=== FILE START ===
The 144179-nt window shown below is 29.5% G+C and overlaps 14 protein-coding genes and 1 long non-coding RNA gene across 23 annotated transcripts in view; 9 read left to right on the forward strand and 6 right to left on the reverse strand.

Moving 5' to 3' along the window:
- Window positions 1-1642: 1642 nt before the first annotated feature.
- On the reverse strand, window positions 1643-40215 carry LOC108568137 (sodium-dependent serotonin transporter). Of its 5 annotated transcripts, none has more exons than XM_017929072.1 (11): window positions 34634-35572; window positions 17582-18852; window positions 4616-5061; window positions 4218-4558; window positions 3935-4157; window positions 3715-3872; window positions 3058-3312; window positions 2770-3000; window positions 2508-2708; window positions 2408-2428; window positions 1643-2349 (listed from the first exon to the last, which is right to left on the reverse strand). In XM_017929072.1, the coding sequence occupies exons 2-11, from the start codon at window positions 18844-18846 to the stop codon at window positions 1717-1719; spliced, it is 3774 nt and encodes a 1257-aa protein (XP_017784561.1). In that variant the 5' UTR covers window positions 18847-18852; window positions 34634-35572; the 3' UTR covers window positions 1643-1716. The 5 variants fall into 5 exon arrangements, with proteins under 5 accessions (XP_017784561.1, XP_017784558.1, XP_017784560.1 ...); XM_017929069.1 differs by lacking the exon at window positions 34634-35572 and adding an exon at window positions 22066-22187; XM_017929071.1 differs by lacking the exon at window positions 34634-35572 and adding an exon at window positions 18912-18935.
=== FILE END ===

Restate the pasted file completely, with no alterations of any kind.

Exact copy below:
The 144179-nt window shown below is 29.5% G+C and overlaps 14 protein-coding genes and 1 long non-coding RNA gene across 23 annotated transcripts in view; 9 read left to right on the forward strand and 6 right to left on the reverse strand.

Moving 5' to 3' along the window:
- Window positions 1-1642: 1642 nt before the first annotated feature.
- On the reverse strand, window positions 1643-40215 carry LOC108568137 (sodium-dependent serotonin transporter). Of its 5 annotated transcripts, none has more exons than XM_017929072.1 (11): window positions 34634-35572; window positions 17582-18852; window positions 4616-5061; window positions 4218-4558; window positions 3935-4157; window positions 3715-3872; window positions 3058-3312; window positions 2770-3000; window positions 2508-2708; window positions 2408-2428; window positions 1643-2349 (listed from the first exon to the last, which is right to left on the reverse strand). In XM_017929072.1, the coding sequence occupies exons 2-11, from the start codon at window positions 18844-18846 to the stop codon at window positions 1717-1719; spliced, it is 3774 nt and encodes a 1257-aa protein (XP_017784561.1). In that variant the 5' UTR covers window positions 18847-18852; window positions 34634-35572; the 3' UTR covers window positions 1643-1716. The 5 variants fall into 5 exon arrangements, with proteins under 5 accessions (XP_017784561.1, XP_017784558.1, XP_017784560.1 ...); XM_017929069.1 differs by lacking the exon at window positions 34634-35572 and adding an exon at window positions 22066-22187; XM_017929071.1 differs by lacking the exon at window positions 34634-35572 and adding an exon at window positions 18912-18935.